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Isn’t hope a great word? Are you like me and many times you need a little hope or lots of hope? This is one of those weeks. Terrorists killing fellow citizens in San Bernardino drive home the fact that the world is broken and complicated. How can a dad and a mom drop their infant off at the grandmother’s house, head over to a Christmas party, and massacre their coworkers? It gets more complicated when you consider the part that radical Islam plays in this young couple’s worldview.

Are you like me and many times you need a little hope or lots of hope?

How are we to have hope when radical Islamic terrorists reign pain and anguish on innocents – 21 shot and 14 murdered? These fourteen victims represented individual families, had dreams, anticipated Christmas plans, and enjoyed life. As they celebrated Christmas, a husband/dad/coworker bursts into the room with his deranged wife and begins to blow them all away. Not because they threatened him or her. Not because they repressed him or her. Not because they deserved to be murdered. They were violently mowed down by Islamic extremists who followed their religious beliefs.

You can read the life stories of the victims here or here.

How are we to respond to this kind of tragedy and senseless slaughter?

Jesus helps us. Jesus provides us hope.

Take a moment with me to observe an intimate scene in the life of Jesus as He was talking with His disciples (John 16). This was immediately before Jesus’ arrest, bogus trial, His scourging, and His crucifixion. As Jesus talks with his disciples, He previews his imminent persecution and their personal loss. He remarks, “Most assuredly, I say to you that you will weep and lament, but the world will rejoice; and you will be sorrowful, but your sorrow will be turned to joy” (16:20). He describes the lonely hours ahead, their betrayal, and God’s presence with Him.

Don’t miss this if you want hope – notice what He says right before He prays for the disciples (John 16:33).

“These things I have spoken to you,
that in Me you may have peace.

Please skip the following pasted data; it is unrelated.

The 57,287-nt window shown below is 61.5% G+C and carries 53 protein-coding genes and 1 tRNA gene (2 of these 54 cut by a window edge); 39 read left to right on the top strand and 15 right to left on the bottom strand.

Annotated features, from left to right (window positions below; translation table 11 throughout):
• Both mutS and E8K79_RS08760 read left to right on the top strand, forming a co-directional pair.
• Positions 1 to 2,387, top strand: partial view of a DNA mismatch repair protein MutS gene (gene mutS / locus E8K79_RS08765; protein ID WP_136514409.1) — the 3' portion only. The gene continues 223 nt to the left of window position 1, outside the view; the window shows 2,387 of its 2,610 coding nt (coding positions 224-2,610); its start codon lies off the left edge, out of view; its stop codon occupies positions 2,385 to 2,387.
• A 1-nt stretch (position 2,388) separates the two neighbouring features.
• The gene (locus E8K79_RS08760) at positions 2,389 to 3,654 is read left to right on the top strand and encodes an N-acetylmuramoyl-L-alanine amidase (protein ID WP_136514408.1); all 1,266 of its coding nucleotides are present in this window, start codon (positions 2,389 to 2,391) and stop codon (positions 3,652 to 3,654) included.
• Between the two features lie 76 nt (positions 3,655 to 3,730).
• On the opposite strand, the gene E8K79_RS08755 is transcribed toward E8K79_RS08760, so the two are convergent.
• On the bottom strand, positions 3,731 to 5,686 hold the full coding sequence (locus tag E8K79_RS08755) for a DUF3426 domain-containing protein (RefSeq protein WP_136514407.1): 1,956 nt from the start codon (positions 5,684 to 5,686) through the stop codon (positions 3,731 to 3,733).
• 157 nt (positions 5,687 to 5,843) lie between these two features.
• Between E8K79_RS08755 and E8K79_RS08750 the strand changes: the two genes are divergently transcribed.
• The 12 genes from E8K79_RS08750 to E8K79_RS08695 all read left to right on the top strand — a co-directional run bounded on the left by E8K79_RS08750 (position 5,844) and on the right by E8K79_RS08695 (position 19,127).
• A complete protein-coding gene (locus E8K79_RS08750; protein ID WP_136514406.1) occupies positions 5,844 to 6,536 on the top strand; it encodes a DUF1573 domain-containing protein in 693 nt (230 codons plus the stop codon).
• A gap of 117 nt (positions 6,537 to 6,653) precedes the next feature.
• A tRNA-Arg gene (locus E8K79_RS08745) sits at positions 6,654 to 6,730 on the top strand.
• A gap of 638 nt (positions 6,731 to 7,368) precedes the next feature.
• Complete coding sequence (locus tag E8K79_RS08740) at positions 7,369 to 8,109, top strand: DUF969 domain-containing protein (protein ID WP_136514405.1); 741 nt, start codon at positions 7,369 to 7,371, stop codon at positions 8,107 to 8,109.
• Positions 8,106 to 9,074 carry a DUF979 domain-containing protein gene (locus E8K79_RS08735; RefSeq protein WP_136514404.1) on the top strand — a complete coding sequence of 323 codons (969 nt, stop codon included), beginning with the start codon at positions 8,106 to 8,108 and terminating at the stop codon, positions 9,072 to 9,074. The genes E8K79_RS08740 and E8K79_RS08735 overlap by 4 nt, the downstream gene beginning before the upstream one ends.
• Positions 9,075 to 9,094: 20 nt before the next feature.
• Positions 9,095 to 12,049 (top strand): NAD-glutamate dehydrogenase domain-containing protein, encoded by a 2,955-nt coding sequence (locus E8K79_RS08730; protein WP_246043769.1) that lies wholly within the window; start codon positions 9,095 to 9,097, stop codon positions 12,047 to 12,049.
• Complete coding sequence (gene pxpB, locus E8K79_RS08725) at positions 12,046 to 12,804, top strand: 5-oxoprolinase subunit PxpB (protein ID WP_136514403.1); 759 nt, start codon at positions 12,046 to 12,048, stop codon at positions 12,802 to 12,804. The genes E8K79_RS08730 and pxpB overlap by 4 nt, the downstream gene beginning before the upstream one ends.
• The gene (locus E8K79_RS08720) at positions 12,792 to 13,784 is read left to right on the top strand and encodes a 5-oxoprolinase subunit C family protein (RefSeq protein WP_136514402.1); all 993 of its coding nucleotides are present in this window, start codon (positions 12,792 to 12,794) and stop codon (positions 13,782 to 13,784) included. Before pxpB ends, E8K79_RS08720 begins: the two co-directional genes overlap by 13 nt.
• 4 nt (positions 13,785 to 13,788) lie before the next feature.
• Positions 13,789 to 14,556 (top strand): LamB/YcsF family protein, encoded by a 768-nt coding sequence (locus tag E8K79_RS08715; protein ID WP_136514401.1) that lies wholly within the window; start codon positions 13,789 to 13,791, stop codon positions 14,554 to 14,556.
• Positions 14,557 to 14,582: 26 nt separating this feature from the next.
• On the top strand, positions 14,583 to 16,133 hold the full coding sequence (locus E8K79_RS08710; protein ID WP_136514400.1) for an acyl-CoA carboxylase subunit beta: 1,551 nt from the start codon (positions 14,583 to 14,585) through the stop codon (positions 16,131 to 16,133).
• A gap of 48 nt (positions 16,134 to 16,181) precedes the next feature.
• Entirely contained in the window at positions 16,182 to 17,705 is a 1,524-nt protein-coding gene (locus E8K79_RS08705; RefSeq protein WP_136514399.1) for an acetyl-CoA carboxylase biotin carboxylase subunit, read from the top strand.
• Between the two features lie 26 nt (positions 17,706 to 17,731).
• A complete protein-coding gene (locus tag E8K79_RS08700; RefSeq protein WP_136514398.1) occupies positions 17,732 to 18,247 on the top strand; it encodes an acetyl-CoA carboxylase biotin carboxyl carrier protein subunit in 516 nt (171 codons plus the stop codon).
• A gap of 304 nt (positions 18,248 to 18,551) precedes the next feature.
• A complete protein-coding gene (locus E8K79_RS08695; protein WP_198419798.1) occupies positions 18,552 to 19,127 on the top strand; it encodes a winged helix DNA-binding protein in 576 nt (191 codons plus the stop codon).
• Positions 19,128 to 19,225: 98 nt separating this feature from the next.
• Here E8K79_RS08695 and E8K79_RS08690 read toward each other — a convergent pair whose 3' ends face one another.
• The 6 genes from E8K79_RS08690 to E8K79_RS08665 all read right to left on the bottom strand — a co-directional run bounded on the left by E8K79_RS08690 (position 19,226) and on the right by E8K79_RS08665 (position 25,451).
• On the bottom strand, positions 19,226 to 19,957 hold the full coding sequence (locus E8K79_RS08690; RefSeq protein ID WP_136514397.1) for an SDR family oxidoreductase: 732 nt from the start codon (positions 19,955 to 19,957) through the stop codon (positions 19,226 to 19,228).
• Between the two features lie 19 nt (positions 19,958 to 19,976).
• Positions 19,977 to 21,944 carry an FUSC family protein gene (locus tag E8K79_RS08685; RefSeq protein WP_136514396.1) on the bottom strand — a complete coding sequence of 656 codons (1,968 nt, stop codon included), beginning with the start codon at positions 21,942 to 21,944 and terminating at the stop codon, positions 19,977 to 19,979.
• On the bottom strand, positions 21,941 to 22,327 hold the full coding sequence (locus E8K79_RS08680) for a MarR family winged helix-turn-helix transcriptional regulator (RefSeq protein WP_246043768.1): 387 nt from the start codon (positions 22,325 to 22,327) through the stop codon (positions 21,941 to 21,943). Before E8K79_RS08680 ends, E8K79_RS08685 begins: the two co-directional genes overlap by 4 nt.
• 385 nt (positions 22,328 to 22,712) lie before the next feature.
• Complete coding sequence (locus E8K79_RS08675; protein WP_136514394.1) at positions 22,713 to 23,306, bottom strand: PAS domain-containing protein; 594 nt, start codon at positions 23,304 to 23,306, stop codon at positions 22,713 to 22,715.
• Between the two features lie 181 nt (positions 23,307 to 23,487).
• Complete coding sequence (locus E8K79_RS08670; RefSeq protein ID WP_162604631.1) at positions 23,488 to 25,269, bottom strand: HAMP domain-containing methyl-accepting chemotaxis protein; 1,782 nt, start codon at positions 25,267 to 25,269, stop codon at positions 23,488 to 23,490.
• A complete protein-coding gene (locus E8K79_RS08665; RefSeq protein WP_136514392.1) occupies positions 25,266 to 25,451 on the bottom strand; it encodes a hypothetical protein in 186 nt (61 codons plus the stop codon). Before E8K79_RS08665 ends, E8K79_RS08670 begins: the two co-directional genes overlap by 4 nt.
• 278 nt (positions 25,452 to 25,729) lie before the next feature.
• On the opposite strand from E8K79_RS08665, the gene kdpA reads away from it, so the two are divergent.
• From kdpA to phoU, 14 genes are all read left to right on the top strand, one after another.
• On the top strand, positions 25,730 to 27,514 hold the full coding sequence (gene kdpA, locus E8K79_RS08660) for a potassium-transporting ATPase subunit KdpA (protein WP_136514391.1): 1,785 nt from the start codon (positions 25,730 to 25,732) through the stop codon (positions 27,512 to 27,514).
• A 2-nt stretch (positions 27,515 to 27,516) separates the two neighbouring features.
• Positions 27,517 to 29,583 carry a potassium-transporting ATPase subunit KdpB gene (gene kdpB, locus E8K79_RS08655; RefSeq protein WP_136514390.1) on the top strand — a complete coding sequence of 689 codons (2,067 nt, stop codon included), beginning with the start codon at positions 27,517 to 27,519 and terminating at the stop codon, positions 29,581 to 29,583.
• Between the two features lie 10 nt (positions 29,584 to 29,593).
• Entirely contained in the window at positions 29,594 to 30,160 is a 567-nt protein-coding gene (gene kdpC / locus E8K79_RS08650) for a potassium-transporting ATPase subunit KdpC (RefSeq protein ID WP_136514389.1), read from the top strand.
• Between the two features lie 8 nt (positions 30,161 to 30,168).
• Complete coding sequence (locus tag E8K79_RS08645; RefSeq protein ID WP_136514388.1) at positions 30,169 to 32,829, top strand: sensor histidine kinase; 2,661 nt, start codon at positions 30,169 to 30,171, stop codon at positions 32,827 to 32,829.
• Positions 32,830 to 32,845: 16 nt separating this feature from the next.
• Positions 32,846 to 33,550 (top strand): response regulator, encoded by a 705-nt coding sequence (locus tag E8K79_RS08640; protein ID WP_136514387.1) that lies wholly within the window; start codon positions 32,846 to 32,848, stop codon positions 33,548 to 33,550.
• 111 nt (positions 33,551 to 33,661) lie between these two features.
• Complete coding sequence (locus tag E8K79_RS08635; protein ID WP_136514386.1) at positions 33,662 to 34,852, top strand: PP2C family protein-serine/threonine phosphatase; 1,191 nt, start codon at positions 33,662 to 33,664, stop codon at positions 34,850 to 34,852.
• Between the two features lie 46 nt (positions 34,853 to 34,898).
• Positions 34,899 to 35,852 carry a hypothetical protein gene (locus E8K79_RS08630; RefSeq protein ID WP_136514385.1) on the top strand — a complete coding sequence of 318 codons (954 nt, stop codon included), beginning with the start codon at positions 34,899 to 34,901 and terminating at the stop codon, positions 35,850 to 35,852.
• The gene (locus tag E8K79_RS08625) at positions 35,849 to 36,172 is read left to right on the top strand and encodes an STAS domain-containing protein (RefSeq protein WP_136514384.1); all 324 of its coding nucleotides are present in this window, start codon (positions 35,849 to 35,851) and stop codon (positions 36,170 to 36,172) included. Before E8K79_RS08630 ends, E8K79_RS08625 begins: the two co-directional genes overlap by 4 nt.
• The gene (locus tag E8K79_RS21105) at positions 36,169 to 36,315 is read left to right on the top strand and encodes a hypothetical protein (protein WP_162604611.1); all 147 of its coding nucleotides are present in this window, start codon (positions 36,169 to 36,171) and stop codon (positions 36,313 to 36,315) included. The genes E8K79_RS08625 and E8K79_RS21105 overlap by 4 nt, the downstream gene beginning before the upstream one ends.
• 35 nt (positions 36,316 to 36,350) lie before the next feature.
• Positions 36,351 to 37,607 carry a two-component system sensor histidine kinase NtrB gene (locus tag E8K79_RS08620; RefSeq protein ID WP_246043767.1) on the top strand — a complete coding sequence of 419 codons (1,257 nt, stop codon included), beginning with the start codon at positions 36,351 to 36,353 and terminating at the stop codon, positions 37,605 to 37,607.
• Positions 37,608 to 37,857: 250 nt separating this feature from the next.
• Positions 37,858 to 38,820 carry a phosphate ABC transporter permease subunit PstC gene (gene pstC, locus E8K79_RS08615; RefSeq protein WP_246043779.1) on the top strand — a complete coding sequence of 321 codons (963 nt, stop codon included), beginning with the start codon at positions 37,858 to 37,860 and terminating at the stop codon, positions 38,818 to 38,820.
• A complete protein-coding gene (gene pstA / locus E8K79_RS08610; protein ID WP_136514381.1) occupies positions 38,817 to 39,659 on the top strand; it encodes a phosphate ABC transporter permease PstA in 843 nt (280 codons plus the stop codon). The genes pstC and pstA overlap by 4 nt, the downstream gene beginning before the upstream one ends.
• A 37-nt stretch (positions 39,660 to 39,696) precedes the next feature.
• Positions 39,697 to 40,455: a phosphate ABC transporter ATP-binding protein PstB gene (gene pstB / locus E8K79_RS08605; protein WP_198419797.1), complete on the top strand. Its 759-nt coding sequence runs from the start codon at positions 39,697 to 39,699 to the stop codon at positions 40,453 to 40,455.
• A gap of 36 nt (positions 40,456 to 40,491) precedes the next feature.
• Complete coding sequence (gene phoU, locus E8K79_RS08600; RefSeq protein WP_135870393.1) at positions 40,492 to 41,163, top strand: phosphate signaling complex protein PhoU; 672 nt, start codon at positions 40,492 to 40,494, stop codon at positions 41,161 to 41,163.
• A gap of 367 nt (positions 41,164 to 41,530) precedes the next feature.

In the world you will have tribulation;
but be of good cheer,
I have overcome the world.”

Friends, there is hope. Our hope is in Jesus. Notice how He helps His disciples maintain their footing as they faced imminent hardship.

Peace and Hope are in Jesus.

He identified where there is true peace – in Him. We certainly understand it in different terms than they in the moment, but we recognize that true peace is in Jesus. Because we are born sinners, we have built-in conflict in our relationships with God and others. The Bible describes us as enemies (Ephesians 2:1-3; 11-13). We could not have a relationship with God and our relationships with each other were in a permanent state of sin-caused damage. However, by God’s grace He offered us a reconciled relationship with Him through Jesus’ death, burial, and resurrection (2:4-10); plus, He also reconciles us with each other (2:14-22). When we receive forgiveness of our sins from God through faith in the death, burial, and resurrection of Christ, we are known as those ‘in Him’ or ‘in Christ’ (2:4-10). So in order to have true hope – characterized by peace – we must first have a relationship with God through Jesus Christ.

Life on earth is not easy.

In addition, He lets us know that life will not be easy. That’s an understatement, isn’t it? He says, “In the world you will have tribulation.” Tribulation here means trouble, stress, struggle, and distress. You will be pressured – especially as it gets closer to the second return of Jesus for the church. In many ways, the entire world puts increasing levels of pressure on us as we strive to live for Jesus in a very broken world as this week demonstrates. Bottom line…this should not surprise us. Life was never promised to be easy and without distress, even though we most certainly do not enjoy it.

Jesus overcame the world!

Jesus does not leave us here though! He says, “Be of good cheer, I have overcome the world!” He wants us to be encouraged – to have hope – because in His death, burial, and resurrection, He overcame the world. He defeated death. He defeated sin. He defeated the Devil. He gives life and joy not sorrow and death. Jesus gives us a better perspective.

Think about it…

…we see past the darkness and see the light.

…we see past the present and see the future.

…we see past the horror and see the healing.

…we see past the evil and see the good.

…we see past the hate and see the love.

…we see past the defeat and see the victory.

…we see past death and see life.

…we see past the hopelessness and see hope.

So how do you respond today to the tragedy all around us?

  • Thank Jesus for overcoming the world
  • Read the Bible and contemplate the joys of the gospel
  • Focus on eternity and not the events of the day
  • Celebrate that Jesus willingly died to pay for your sins and give you life
  • Ask Jesus to provide salvation to the terrorists
  • Seek ways to impact those around you with the love of Christ
  • Look for opportunities to share Jesus Christ with those around you
  • Stop to celebrate the first advent of Jesus Christ in the manger and look forward to the second advent of Jesus Christ